We envision a resilient world dependent on the thoughtful cultivation of plants

Interesting Parallels

Articles: Interesting Parallels

Young, Terence. 2004. Building San Francisco’s Parks 1850-1930. Baltimore and London: The Johns Hopkins Press.
Hart, John, Russell A Beatty, and Michael Boland. 1996. Gardens of Alcatraz. San Francisco: Golden Gate National Parks Association.

It might not occur to the majority of San Francisco’s visitors that two of its most important and popular attractions are actually human-made gardens—one masquerading as a natural forest, the other with a checkered history as a penal institution. Both have an air of inevitability but, in fact, date only to the mid-1800s. They reflected larger political trends of the era.

The 1840s were a time of upheaval all over the world. The industrial revolution had dislocated millions of people from the countryside to city slums, and discontent had begun to boil over. In England, the public parks movement, which began in 1841, was one response.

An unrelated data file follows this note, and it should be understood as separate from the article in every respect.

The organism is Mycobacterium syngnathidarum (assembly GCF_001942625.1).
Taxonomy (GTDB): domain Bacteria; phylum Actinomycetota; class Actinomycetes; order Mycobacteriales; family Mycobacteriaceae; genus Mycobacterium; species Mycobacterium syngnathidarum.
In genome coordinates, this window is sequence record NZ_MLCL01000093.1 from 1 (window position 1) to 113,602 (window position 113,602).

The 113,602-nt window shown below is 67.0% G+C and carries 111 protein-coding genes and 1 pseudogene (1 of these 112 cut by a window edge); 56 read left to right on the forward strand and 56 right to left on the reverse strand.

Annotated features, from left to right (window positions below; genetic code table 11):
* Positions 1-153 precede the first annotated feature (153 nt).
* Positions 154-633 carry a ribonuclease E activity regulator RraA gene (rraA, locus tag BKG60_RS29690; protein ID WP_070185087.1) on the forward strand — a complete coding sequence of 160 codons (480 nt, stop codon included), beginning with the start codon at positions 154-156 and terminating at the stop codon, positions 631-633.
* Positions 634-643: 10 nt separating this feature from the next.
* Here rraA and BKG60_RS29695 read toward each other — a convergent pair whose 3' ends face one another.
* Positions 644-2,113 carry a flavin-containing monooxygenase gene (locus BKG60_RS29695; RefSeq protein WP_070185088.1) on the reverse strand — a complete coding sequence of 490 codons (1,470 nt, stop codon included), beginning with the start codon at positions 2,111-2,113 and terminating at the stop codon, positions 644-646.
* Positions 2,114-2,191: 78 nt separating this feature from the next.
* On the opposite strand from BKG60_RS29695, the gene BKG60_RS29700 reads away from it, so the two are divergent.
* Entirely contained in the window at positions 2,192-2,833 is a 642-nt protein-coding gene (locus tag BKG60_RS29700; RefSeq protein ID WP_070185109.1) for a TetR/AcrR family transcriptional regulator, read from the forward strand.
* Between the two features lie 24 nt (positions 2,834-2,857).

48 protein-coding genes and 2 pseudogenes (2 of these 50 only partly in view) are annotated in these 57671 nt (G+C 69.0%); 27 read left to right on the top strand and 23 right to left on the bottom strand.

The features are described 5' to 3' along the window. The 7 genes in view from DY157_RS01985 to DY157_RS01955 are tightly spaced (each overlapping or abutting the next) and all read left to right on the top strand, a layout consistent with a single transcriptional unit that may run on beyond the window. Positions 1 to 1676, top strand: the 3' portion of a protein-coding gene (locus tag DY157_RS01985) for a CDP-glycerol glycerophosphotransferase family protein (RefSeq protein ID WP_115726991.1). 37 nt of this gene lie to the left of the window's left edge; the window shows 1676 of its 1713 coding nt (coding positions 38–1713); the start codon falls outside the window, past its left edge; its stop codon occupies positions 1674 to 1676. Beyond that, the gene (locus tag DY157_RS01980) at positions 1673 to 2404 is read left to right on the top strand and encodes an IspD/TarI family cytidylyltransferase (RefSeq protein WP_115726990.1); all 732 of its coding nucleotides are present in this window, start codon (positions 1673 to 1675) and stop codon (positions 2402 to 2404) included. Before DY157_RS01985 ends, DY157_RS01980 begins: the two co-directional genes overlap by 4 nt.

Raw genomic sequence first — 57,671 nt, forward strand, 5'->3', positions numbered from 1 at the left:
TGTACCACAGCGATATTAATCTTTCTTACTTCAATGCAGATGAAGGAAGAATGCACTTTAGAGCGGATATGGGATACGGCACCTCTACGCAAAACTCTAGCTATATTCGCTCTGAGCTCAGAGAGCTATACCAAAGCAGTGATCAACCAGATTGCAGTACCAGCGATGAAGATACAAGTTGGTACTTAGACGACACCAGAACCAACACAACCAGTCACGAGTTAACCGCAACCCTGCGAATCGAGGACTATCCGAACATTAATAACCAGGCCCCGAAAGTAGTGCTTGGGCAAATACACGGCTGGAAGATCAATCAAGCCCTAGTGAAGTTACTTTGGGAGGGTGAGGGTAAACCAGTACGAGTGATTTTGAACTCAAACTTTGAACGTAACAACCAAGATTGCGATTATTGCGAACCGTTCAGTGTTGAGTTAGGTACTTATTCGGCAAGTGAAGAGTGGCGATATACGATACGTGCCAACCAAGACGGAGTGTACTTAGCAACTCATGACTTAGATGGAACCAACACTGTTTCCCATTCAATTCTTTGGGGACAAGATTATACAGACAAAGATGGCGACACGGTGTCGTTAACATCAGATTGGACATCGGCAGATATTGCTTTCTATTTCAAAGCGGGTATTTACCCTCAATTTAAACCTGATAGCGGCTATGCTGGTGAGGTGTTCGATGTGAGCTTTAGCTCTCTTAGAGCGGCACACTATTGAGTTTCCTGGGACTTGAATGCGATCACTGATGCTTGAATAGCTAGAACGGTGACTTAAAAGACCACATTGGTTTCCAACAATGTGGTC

Victoria Park, in the east end of London, and Birkenhead Park, in that Merseyside community, both offered something totally new: open space that was public from the outset and belonged to the people by right and not by noblesse oblige. The cost of building such parks was seen as an investment in civic cal...


Join now to access new headline articles, archives back to 1977, and so much more.

Enjoy this article for FREE:

Articles: Calochortophilia: A Californian’s Love Affair with a Genus by Katherine Renz

If you are already a member, please log in using the form below.



Social Media

Garden Futurist Podcast

Most Popular



Related Posts

Powered By MemberPress WooCommerce Plus Integration

Your free newsletter starts here!

Don’t want to see this pop-up? Members, log-in here.

Why do we ask for your zip code?

We do our best to make our educational content relevant for where you garden.

Why do we ask for your zip code?

We do our best to make our educational content relevant for where you garden.

The information you provide to Pacific Horticulture is NEVER sold, shared, or rented to others.

Pacific Horticulture generally sends only two newsletters per Month.